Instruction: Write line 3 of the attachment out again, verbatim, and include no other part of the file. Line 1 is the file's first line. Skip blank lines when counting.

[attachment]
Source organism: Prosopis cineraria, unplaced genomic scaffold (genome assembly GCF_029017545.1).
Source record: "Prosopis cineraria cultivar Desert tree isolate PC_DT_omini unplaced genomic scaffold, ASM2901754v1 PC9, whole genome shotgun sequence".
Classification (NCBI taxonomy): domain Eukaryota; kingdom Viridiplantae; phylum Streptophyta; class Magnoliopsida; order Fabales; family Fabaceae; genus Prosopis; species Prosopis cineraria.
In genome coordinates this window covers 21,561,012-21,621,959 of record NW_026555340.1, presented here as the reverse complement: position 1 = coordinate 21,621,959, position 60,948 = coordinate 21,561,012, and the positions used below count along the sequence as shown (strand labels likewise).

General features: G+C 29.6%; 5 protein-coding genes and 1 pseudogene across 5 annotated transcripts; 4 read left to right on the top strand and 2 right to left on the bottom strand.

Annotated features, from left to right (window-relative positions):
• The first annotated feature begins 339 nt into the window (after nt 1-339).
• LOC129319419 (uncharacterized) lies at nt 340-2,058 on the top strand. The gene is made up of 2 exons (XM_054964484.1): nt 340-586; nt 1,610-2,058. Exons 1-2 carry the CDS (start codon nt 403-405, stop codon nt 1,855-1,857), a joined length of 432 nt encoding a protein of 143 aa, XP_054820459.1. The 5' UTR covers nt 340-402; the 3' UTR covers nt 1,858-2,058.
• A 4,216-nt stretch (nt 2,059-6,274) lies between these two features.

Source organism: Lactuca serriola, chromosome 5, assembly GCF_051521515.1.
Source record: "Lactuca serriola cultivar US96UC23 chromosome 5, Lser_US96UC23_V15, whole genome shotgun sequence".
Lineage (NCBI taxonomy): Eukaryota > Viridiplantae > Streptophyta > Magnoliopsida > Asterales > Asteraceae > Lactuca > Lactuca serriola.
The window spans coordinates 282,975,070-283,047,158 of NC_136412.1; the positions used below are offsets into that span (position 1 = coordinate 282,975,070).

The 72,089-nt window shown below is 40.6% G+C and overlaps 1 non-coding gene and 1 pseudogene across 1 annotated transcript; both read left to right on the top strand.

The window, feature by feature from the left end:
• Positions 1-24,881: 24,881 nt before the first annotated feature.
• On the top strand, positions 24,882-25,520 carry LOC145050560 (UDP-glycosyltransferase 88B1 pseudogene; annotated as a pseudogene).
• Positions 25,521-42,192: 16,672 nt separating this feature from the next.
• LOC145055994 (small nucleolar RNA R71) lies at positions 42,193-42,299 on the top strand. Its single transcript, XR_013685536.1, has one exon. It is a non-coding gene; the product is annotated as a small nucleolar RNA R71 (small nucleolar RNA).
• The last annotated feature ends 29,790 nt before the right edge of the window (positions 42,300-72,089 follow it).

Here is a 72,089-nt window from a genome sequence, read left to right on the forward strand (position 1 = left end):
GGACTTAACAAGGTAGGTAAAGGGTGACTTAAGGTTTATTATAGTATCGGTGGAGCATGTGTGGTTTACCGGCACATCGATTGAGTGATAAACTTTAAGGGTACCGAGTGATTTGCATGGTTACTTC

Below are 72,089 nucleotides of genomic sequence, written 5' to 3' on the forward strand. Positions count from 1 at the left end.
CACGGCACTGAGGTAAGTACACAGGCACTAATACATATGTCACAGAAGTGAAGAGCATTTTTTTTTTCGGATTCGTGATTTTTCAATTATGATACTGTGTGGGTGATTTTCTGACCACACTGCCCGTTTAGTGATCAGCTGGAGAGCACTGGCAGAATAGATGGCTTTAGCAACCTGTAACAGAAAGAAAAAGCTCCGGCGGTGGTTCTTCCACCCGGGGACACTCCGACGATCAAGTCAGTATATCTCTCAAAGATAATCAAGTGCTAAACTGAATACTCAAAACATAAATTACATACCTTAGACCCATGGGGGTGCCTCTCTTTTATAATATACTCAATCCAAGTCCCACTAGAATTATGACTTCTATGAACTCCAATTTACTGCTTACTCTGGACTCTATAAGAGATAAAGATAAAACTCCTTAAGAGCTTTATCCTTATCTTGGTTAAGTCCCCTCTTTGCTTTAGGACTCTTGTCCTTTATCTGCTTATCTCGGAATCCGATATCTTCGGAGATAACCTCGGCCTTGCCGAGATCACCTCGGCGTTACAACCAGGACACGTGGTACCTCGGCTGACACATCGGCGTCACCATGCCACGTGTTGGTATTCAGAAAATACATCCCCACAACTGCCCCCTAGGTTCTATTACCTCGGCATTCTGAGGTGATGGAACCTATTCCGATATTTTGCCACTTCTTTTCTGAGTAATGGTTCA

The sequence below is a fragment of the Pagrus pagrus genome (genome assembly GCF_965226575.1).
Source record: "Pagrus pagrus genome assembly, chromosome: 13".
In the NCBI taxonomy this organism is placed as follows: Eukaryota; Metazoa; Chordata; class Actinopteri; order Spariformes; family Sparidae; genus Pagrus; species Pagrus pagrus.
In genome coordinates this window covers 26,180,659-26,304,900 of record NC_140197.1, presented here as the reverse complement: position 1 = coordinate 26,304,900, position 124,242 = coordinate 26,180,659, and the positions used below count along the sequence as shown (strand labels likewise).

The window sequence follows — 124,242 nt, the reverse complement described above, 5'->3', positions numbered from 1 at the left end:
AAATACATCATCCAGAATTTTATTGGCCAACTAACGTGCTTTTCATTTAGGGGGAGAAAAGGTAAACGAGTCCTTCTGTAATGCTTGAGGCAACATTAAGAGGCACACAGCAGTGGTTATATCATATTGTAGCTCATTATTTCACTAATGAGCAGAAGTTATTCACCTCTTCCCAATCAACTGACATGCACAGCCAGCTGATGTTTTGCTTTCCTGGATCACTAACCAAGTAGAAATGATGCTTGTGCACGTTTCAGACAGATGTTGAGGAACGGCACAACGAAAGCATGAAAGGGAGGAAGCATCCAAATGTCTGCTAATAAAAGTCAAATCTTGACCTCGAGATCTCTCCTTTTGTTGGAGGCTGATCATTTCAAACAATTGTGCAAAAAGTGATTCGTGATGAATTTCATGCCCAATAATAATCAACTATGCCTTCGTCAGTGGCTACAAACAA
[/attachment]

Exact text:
Classification (NCBI taxonomy): domain Eukaryota; kingdom Viridiplantae; phylum Streptophyta; class Magnoliopsida; order Fabales; family Fabaceae; genus Prosopis; species Prosopis cineraria.